Amber Copeland

I am a Research Associate at the University of Sheffield. Funded by the MRC, I conduct research that applies computational models of decision-making that derive from the field of cognitive neuroscience to addiction research, including alcohol use disorder and recovery from it. My wider research interests include 1) ‘meaning in life’ and how this construct relates to patterns of substance use, 2) the development and application of novel quantitative techniques to explore behaviour change, and 3) methodology, reproducibility, and open science. Although based in the Department of Psychology, I also work alongside the Sheffield Alcohol Research Group in Sheffield’s School of Health and Related Research.

Modelling value-based decision-making in regular alcohol consumers after experimental manipulation of the value of alcohol

Aim: Harmful alcohol consumption and dependence is characterised by hypervaluation of alcohol and hypovaluation of non-alcohol alternatives. This is the first study to manipulate the value of alcohol and apply a computational model of value-based decision-making (VBDM) to parameterise the internal processes of decision-making.

Methods: Using a within-subject design, 36 alcohol consumers were primed to ‘value’ and ‘devalue’ alcohol by watching videos that emphasised the positive versus the negative consequences of alcohol consumption. After being primed, participants completed a two-alternative forced choice task in which they chose between either two alcohol images (in one block) or two soft drink images (in a different block). On each block, participants pressed a key to select the drink image that they would rather consume. We applied a drift diffusion model (DDM) to the reaction time and accuracy data to estimate evidence accumulation (EA) processes and response thresholds during the different blocks.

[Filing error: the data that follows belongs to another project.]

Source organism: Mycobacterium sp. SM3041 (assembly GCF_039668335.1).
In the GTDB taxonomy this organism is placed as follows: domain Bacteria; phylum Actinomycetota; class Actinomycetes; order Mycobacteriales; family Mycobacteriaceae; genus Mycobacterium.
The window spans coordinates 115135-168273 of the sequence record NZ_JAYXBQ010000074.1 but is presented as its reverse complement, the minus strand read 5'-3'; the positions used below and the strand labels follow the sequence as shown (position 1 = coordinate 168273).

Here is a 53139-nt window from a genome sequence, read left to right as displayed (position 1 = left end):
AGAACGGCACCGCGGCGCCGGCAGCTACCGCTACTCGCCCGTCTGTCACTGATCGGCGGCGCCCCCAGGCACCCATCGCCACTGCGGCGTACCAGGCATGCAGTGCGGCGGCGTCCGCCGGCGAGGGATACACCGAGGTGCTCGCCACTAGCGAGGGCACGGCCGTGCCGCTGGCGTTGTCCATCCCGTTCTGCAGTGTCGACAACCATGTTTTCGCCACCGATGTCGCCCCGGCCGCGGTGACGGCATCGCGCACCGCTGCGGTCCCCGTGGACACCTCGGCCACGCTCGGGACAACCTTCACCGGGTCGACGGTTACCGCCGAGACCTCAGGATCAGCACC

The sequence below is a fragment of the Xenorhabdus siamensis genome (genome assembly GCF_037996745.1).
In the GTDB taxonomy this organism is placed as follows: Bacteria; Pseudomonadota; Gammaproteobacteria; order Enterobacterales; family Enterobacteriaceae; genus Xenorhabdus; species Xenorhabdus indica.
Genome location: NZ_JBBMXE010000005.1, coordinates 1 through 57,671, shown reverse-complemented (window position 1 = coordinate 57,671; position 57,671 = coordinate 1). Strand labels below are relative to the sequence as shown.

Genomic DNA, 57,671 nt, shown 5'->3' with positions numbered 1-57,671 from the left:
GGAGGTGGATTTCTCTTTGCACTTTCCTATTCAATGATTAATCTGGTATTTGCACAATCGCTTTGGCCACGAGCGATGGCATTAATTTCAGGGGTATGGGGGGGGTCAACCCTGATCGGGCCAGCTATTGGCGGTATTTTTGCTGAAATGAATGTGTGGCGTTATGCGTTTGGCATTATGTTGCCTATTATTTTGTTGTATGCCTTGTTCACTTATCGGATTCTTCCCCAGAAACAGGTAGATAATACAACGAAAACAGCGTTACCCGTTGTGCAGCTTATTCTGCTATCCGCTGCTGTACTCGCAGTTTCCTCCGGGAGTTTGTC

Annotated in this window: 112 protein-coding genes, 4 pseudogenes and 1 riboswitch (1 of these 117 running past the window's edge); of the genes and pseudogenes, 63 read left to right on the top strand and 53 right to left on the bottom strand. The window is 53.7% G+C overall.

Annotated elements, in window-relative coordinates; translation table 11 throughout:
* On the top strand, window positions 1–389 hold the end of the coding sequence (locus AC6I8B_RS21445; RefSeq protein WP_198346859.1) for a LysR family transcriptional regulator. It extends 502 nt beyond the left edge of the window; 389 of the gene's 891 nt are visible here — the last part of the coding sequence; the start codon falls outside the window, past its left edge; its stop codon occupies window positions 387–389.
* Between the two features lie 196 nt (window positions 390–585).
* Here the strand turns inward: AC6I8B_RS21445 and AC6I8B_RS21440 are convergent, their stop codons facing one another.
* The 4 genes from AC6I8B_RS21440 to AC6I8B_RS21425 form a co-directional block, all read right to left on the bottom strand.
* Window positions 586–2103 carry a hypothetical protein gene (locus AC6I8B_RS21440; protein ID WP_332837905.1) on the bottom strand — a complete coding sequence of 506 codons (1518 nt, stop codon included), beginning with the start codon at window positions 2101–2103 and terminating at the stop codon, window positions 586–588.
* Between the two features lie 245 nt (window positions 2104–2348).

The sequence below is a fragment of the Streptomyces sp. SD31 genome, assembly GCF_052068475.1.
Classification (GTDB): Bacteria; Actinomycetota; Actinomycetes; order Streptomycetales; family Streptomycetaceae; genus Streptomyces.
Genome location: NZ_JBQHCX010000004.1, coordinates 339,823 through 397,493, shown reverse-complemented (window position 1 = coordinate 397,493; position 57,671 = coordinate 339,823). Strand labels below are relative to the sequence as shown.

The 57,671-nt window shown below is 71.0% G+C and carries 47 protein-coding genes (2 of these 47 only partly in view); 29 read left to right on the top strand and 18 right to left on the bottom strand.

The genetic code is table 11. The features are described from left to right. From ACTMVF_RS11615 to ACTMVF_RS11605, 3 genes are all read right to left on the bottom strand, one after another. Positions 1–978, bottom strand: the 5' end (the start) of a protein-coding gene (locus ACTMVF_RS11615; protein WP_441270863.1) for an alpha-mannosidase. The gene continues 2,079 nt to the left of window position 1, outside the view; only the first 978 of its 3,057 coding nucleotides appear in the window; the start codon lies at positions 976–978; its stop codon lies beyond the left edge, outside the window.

Results: After devaluation of alcohol, soft drink EA rates were significantly increased compared to alcohol EA rates (‘p’=.035, ‘d’=.31) and compared to soft drink EA rates when participants were primed to value alcohol (‘p’=.015, ‘d’=.38). However, the experimental manipulation had no effect on EA rates for alcoholic drinks or on response thresholds in either priming condition.

Conclusions: Devaluation of alcohol results in amplified EA rates for soft drinks compared to alcoholic drinks. Surprisingly, the experimental manipulation of alcohol value only altered the internal processes that precede decision-making for soft drinks rather than alcoholic drinks.

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